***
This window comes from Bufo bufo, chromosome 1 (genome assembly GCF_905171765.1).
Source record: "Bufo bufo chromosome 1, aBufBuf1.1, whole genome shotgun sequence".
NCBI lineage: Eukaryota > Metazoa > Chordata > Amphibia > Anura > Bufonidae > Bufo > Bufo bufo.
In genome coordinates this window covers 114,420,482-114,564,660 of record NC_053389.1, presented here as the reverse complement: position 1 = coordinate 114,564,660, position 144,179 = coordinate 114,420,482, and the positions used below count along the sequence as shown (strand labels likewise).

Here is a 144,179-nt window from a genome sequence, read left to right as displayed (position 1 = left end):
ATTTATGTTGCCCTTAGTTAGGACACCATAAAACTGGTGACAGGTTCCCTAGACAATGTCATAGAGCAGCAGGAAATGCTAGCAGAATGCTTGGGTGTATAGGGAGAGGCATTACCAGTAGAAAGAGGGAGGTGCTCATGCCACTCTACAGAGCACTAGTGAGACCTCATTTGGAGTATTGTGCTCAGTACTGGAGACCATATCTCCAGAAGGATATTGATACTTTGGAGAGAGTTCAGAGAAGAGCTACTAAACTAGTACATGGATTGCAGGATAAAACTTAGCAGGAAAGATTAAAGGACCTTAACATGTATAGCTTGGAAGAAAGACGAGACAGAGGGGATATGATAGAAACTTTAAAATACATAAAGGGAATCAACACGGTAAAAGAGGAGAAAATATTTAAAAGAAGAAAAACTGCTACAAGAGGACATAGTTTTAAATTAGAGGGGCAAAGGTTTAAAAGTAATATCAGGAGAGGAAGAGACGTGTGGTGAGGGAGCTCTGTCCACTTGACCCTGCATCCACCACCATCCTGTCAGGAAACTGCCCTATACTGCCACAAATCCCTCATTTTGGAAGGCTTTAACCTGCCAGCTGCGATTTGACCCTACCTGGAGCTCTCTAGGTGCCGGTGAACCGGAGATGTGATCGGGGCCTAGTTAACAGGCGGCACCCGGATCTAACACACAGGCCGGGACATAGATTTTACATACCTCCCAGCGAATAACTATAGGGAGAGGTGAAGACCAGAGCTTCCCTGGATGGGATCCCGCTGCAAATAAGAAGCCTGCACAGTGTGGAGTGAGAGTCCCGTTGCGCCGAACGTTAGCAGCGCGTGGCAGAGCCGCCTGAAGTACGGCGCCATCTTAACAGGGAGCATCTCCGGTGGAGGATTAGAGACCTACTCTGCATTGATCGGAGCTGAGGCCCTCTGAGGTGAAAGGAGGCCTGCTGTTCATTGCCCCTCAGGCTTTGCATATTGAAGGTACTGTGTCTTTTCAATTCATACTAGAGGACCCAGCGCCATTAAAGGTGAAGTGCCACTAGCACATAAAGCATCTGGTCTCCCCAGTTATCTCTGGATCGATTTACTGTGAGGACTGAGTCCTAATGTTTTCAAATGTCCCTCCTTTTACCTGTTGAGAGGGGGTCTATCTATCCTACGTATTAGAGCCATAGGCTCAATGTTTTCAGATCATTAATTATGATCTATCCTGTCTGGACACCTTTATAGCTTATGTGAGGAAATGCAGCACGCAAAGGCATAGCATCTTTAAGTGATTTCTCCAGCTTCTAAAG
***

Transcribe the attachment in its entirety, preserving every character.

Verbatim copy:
This window comes from Bufo bufo, chromosome 1 (genome assembly GCF_905171765.1).
Source record: "Bufo bufo chromosome 1, aBufBuf1.1, whole genome shotgun sequence".
NCBI lineage: Eukaryota > Metazoa > Chordata > Amphibia > Anura > Bufonidae > Bufo > Bufo bufo.
In genome coordinates this window covers 114,420,482-114,564,660 of record NC_053389.1, presented here as the reverse complement: position 1 = coordinate 114,564,660, position 144,179 = coordinate 114,420,482, and the positions used below count along the sequence as shown (strand labels likewise).

Here is a 144,179-nt window from a genome sequence, read left to right as displayed (position 1 = left end):
ATTTATGTTGCCCTTAGTTAGGACACCATAAAACTGGTGACAGGTTCCCTAGACAATGTCATAGAGCAGCAGGAAATGCTAGCAGAATGCTTGGGTGTATAGGGAGAGGCATTACCAGTAGAAAGAGGGAGGTGCTCATGCCACTCTACAGAGCACTAGTGAGACCTCATTTGGAGTATTGTGCTCAGTACTGGAGACCATATCTCCAGAAGGATATTGATACTTTGGAGAGAGTTCAGAGAAGAGCTACTAAACTAGTACATGGATTGCAGGATAAAACTTAGCAGGAAAGATTAAAGGACCTTAACATGTATAGCTTGGAAGAAAGACGAGACAGAGGGGATATGATAGAAACTTTAAAATACATAAAGGGAATCAACACGGTAAAAGAGGAGAAAATATTTAAAAGAAGAAAAACTGCTACAAGAGGACATAGTTTTAAATTAGAGGGGCAAAGGTTTAAAAGTAATATCAGGAGAGGAAGAGACGTGTGGTGAGGGAGCTCTGTCCACTTGACCCTGCATCCACCACCATCCTGTCAGGAAACTGCCCTATACTGCCACAAATCCCTCATTTTGGAAGGCTTTAACCTGCCAGCTGCGATTTGACCCTACCTGGAGCTCTCTAGGTGCCGGTGAACCGGAGATGTGATCGGGGCCTAGTTAACAGGCGGCACCCGGATCTAACACACAGGCCGGGACATAGATTTTACATACCTCCCAGCGAATAACTATAGGGAGAGGTGAAGACCAGAGCTTCCCTGGATGGGATCCCGCTGCAAATAAGAAGCCTGCACAGTGTGGAGTGAGAGTCCCGTTGCGCCGAACGTTAGCAGCGCGTGGCAGAGCCGCCTGAAGTACGGCGCCATCTTAACAGGGAGCATCTCCGGTGGAGGATTAGAGACCTACTCTGCATTGATCGGAGCTGAGGCCCTCTGAGGTGAAAGGAGGCCTGCTGTTCATTGCCCCTCAGGCTTTGCATATTGAAGGTACTGTGTCTTTTCAATTCATACTAGAGGACCCAGCGCCATTAAAGGTGAAGTGCCACTAGCACATAAAGCATCTGGTCTCCCCAGTTATCTCTGGATCGATTTACTGTGAGGACTGAGTCCTAATGTTTTCAAATGTCCCTCCTTTTACCTGTTGAGAGGGGGTCTATCTATCCTACGTATTAGAGCCATAGGCTCAATGTTTTCAGATCATTAATTATGATCTATCCTGTCTGGACACCTTTATAGCTTATGTGAGGAAATGCAGCACGCAAAGGCATAGCATCTTTAAGTGATTTCTCCAGCTTCTAAAG